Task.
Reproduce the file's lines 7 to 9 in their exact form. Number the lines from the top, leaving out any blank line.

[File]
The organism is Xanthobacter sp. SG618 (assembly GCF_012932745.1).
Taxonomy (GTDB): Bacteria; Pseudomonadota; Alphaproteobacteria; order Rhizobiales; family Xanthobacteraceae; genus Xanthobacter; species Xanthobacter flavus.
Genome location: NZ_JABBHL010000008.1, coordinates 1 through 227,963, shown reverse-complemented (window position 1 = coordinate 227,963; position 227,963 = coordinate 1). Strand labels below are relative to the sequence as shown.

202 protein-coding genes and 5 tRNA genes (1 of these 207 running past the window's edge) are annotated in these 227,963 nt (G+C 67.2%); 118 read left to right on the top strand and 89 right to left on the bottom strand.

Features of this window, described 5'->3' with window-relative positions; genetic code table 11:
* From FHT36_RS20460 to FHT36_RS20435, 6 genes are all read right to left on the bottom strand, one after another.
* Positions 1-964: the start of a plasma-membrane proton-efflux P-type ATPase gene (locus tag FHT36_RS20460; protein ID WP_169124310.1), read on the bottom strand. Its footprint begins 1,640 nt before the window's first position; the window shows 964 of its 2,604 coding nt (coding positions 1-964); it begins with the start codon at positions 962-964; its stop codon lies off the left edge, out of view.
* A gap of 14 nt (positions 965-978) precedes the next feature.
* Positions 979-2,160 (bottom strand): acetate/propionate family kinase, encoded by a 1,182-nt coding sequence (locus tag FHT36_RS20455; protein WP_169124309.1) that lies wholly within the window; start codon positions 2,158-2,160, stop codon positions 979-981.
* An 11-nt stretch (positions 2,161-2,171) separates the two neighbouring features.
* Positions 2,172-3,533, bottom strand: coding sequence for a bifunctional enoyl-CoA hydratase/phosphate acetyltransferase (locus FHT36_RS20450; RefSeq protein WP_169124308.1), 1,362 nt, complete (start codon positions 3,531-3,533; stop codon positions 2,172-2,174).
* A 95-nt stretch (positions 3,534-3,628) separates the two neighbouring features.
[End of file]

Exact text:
* Positions 1-964: the start of a plasma-membrane proton-efflux P-type ATPase gene (locus tag FHT36_RS20460; protein ID WP_169124310.1), read on the bottom strand. Its footprint begins 1,640 nt before the window's first position; the window shows 964 of its 2,604 coding nt (coding positions 1-964); it begins with the start codon at positions 962-964; its stop codon lies off the left edge, out of view.
* A gap of 14 nt (positions 965-978) precedes the next feature.
* Positions 979-2,160 (bottom strand): acetate/propionate family kinase, encoded by a 1,182-nt coding sequence (locus tag FHT36_RS20455; protein WP_169124309.1) that lies wholly within the window; start codon positions 2,158-2,160, stop codon positions 979-981.